This past weekend Bernard Hopkins 55-6-2 (32) unified the IBF and WBA light heavyweight titles with a 12-round split decision over Beibut Shumenov 14-2 (9).
If you didn't see the fight, it should've been a unanimous decision because Hopkins controlled the bout from start to finish and the outcome was never in question. I guess with the fight being held in Washington D.C. a scandal in regards to the scoring in favor of Shumenov isn't all that shocking.
Hopkins, 49, did what he always does, and that's put the clamps on a young, strong fighter who had the illusion of throwing 100 plus punches per round at him. For some reason Shumenov only averaged 50 punches per round, which was only about 18 more than what Hopkins averaged for the fight. The fight barely qualifies as a boxing match. But it was still a great exhibition because of Hopkins.
What is it about Hopkins that his opponents never fight their intended fight against him? And it's not like he's anything close to being un-hittable. When there are exchanges, he generally only gets the better of them maybe 60-percent of the time. I've noticed, though, that he makes it a point to always be the one who lands last. This aids him in a big way in the eyes of the judges. Most boxing observers know that Hopkins is most vulnerable to volume punching and work rate. Volume punching would accomplish two things against him if it could be sustained. It would speed up the pace of the fight, which is the last thing he wants. And it would also give him less time to plot his next move and set up his opponent for his sneaky counters. But for some reason nobody ever really lets their hands go once they are in front of Hopkins and feel his presence. It's as if they become hypnotized by him.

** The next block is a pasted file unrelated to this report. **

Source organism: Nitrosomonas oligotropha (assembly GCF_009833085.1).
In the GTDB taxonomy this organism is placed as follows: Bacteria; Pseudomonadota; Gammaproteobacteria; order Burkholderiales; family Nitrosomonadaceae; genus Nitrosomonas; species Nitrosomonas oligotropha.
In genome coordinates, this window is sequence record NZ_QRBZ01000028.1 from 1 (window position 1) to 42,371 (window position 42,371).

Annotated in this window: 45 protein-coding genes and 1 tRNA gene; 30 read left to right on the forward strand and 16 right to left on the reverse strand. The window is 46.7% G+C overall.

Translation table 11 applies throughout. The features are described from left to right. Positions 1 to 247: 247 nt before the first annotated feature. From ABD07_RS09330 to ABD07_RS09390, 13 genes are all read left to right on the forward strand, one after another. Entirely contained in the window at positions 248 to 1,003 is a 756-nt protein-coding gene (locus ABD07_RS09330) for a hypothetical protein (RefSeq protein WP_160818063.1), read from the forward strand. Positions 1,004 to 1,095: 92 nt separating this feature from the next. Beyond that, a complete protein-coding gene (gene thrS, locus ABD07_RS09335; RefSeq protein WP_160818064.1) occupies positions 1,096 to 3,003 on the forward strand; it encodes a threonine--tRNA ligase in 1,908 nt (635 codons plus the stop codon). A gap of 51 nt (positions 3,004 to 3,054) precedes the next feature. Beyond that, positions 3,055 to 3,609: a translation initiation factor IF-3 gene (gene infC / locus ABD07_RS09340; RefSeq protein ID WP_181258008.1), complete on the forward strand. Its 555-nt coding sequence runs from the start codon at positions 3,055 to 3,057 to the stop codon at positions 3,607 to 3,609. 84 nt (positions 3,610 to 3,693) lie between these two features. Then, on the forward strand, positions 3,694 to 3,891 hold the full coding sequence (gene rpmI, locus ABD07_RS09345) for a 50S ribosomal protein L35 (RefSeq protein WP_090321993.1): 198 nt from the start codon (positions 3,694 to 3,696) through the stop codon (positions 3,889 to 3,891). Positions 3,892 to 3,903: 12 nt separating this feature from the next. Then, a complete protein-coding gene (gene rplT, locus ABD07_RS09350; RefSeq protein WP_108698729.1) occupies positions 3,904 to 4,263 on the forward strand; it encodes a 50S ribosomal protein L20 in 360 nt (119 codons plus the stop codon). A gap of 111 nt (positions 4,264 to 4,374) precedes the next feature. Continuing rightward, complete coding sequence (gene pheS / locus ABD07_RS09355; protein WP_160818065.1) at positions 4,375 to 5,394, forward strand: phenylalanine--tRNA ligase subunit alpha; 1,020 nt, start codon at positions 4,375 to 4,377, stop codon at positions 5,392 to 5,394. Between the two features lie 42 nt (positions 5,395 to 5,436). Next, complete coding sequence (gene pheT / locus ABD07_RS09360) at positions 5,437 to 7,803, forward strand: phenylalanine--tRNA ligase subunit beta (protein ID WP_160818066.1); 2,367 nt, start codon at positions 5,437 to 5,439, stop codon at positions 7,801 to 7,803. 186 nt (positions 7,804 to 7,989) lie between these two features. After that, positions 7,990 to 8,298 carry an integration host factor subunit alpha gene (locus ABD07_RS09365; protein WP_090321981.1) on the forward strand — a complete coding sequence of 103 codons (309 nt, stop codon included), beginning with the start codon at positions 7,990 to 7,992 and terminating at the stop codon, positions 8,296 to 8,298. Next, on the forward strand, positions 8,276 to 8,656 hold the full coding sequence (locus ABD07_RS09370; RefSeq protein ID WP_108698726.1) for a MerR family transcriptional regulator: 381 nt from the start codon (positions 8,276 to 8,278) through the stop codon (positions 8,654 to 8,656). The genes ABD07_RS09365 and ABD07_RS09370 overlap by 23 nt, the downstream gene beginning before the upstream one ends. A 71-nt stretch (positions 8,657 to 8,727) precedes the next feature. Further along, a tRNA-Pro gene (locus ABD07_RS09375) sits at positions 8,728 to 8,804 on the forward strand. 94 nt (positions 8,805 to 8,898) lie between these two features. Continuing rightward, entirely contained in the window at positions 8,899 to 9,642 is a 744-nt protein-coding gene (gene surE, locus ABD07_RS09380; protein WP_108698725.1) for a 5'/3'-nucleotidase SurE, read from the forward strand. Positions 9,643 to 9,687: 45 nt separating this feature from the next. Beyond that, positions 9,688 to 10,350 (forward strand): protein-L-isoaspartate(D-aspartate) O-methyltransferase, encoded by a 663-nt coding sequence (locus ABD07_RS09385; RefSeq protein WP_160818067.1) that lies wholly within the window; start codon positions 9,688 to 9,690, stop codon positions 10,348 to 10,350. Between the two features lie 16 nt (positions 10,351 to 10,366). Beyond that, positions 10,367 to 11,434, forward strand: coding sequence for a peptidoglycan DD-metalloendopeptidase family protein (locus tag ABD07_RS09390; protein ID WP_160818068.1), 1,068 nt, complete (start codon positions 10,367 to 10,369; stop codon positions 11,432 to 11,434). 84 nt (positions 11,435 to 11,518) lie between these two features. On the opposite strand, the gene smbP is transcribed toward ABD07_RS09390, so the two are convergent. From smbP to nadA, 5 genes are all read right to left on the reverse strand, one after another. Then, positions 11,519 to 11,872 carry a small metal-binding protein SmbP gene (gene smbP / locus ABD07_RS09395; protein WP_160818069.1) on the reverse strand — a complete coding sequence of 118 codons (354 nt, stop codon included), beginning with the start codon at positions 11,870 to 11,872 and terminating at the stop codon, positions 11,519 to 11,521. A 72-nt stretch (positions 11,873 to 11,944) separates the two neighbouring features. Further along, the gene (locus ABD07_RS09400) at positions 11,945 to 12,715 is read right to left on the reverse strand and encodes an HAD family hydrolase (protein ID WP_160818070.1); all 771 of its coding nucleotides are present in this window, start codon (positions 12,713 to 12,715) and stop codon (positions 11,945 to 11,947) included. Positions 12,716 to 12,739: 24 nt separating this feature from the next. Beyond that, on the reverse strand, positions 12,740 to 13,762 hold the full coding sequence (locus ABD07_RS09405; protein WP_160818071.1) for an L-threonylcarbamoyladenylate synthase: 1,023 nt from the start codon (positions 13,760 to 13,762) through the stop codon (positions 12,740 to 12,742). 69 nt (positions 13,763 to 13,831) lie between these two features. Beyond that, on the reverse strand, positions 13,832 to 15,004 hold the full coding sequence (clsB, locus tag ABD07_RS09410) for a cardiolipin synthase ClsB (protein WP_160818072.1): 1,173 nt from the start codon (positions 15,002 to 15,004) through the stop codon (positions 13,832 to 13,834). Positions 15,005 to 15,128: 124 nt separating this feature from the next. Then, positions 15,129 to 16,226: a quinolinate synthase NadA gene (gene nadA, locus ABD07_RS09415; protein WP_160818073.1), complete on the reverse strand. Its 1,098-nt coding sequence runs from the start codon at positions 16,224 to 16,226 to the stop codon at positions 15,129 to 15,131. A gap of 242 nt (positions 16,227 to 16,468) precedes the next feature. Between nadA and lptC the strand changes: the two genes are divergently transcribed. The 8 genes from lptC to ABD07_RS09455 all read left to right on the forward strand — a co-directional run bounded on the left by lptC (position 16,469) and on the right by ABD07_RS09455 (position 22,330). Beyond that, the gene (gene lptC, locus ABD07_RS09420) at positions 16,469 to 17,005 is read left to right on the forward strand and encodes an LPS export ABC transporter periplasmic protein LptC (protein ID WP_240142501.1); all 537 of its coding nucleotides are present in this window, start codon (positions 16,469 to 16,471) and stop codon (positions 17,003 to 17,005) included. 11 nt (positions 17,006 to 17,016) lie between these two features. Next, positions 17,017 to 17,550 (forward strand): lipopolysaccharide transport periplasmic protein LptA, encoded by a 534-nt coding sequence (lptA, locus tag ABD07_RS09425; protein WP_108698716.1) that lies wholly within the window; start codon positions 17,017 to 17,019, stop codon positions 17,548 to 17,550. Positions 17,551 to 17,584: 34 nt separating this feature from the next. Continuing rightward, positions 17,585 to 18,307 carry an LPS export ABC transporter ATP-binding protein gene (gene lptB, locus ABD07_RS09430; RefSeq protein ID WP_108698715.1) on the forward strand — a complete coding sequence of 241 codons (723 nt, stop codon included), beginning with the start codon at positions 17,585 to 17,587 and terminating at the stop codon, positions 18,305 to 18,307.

Fighters don't let their hands go for a reason, believe me it doesn't just happen by accident. One of the reasons fighters don't go in with both guns blazing is because they are concerned about getting blasted back with something big in return. However, Hopkins isn't really a life-taker when it comes to punching power, so that can't be the reason why his opponents are so judicious and measured with their punch output when facing him.